The Judgment of Princeton

4 Pages Posted: 2 Jun 2017

See all articles by Phillip E. Pfeifer

Phillip E. Pfeifer

University of Virginia - Darden School of Business

Abstract

The case descirbes a wine-tasting competition held in Princeton, New Jersey, in 2012. The competition pitted the best wines from New Jersey (NJ) against the best wines from France in blind taste tests. The case stops after the scores of nine judges tasting 20 wines have been recorded. Students are asked to take these 180 scores and determine the best red and best white and to also compare the performance of the 12 NJ wines to the 8 French wines.

Excerpt

UVA-QA-0813

Rev. Feb. 20, 2014

The JUDGMENT OF PRINCETON

In what has been called the most important wine event of the 20th century, wines from California's Napa Valley were evaluated alongside some of France's best in blind taste tests conducted in Paris on May 24, 1976. In what is now known as the Judgment of Paris, a wine from Napa Valley was judged the best (of 10 tasted) in both the red and white competitions. To put it mildly, the result stunned the wine world. For most people at the time, it was simply unthinkable that wines from California could be as good as those from France. For example, upon hearing the results, one of the Paris judges demanded to have her scorecard back for fear that it would become known that she had rated some of the California wines higher than the higher-priced and better-respected French wines. The event was dramatized in the 2008 film Bottle Shock.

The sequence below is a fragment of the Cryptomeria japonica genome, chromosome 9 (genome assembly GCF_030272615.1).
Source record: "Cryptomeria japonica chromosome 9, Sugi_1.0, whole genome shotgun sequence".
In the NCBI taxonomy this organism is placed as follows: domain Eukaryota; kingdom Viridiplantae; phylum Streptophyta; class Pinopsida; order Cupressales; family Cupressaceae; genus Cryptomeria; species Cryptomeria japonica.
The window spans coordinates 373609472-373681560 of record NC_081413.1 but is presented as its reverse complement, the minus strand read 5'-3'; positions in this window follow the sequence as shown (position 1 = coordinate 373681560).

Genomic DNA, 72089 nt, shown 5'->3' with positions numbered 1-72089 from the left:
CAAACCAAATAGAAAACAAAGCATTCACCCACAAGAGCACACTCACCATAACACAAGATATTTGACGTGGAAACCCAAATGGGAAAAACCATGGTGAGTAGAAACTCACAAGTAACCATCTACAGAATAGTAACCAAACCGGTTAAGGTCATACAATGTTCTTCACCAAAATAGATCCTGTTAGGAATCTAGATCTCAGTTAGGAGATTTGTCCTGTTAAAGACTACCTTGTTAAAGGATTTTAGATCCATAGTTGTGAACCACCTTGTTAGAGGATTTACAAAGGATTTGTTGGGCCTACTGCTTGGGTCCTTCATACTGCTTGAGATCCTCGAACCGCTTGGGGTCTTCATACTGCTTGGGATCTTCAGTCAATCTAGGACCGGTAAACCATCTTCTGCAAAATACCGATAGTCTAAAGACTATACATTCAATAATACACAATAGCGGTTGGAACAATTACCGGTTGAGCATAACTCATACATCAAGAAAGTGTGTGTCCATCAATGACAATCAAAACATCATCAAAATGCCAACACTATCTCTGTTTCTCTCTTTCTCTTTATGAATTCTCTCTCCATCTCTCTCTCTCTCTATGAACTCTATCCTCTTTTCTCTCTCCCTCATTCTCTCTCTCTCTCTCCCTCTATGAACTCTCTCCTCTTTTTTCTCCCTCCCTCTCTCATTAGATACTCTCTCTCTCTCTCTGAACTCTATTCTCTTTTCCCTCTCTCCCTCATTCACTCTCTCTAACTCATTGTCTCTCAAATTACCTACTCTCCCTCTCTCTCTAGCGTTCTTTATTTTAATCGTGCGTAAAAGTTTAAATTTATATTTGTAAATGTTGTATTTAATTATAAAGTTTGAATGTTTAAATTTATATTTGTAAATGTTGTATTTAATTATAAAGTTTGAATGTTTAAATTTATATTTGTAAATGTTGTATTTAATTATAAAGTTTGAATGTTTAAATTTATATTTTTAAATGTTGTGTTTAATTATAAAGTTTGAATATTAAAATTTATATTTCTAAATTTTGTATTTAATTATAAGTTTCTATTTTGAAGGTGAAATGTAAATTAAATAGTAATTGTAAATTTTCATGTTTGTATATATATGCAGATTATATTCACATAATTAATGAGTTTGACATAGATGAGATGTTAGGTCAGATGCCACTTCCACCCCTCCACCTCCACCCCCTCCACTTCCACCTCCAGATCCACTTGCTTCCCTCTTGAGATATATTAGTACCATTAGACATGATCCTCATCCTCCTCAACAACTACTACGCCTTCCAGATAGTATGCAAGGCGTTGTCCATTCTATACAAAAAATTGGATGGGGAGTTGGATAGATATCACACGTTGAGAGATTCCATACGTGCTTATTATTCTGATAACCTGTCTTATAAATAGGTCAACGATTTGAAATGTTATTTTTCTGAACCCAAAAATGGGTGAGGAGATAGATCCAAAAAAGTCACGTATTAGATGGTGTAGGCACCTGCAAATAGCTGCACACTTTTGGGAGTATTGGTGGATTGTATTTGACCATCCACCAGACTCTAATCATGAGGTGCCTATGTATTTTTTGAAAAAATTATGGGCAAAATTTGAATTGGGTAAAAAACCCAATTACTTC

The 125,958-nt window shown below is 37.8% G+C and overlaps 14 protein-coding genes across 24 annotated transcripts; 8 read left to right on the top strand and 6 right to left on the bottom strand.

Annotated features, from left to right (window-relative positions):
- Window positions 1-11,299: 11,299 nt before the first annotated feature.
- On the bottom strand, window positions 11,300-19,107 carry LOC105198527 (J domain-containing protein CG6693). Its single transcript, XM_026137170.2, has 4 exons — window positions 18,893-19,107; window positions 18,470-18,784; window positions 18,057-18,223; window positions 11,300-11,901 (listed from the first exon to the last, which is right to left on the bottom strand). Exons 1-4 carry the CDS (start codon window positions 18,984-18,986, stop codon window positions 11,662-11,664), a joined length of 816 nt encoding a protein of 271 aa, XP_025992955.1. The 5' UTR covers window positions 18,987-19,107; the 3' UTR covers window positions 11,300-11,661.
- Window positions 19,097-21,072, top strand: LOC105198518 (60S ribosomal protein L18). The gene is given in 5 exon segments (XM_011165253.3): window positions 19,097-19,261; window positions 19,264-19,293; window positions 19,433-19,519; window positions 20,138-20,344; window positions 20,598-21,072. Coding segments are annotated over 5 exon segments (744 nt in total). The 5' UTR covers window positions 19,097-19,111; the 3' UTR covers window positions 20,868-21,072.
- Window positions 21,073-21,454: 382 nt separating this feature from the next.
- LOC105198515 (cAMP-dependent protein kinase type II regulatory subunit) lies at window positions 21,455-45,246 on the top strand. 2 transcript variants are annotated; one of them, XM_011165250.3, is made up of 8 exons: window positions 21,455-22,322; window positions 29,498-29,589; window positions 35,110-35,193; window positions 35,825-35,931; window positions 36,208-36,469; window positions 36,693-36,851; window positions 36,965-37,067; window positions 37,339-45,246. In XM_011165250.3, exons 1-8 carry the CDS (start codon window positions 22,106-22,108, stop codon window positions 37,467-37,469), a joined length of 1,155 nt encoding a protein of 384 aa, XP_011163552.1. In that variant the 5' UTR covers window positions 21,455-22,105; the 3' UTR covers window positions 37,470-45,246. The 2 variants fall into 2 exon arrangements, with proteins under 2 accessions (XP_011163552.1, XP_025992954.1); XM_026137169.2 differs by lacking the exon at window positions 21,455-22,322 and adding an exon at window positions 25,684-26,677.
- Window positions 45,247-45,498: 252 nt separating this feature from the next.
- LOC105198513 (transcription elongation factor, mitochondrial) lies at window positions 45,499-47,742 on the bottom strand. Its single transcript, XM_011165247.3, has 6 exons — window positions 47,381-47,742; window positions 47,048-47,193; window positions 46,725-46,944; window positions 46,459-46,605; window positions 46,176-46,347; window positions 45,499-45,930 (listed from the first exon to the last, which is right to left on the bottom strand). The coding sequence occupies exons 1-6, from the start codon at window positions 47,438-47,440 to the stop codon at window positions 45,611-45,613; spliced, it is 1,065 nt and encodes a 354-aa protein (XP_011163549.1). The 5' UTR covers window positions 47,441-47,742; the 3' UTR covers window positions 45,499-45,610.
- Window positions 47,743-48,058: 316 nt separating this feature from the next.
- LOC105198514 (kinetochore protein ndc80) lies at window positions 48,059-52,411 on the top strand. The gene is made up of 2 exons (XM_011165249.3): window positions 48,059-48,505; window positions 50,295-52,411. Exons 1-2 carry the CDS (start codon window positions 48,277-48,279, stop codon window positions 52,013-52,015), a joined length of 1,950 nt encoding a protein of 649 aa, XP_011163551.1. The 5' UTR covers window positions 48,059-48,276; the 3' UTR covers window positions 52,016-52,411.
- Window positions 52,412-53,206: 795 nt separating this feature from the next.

The sole journalist attending the Paris event was George Taber of Time magazine. Thirty-six years later, Taber, with the help of two wine economists from Princeton University and various New Jersey wine associations, would stage a similar event. But this time, the best French wines would be compared with the best wines from New Jersey. That's right—New Jersey.

People have been making wines [in New Jersey] since colonial days, although after American Prohibition most of them were underwhelming sweet ones made with local blueberries and peaches. A small cadre of vintners, though, had been striving in recent years to produce better wines using the world's leading viniferas.

. . .

Keywords: scoring rules, standardized scores, hypothesis testing, wine, oenology

Suggested Citation

Pfeifer, Phillip E., The Judgment of Princeton. Darden Case No. UVA-QA-0813. Available at SSRN: https://ssrn.com/abstract=2975175

Phillip E. Pfeifer (Contact Author)

University of Virginia - Darden School of Business ( email )

P.O. Box 6550
Charlottesville, VA 22906-6550
United States
434-924-4803 (Phone)

HOME PAGE: http://www.darden.virginia.edu/faculty/Pfeifer.htm

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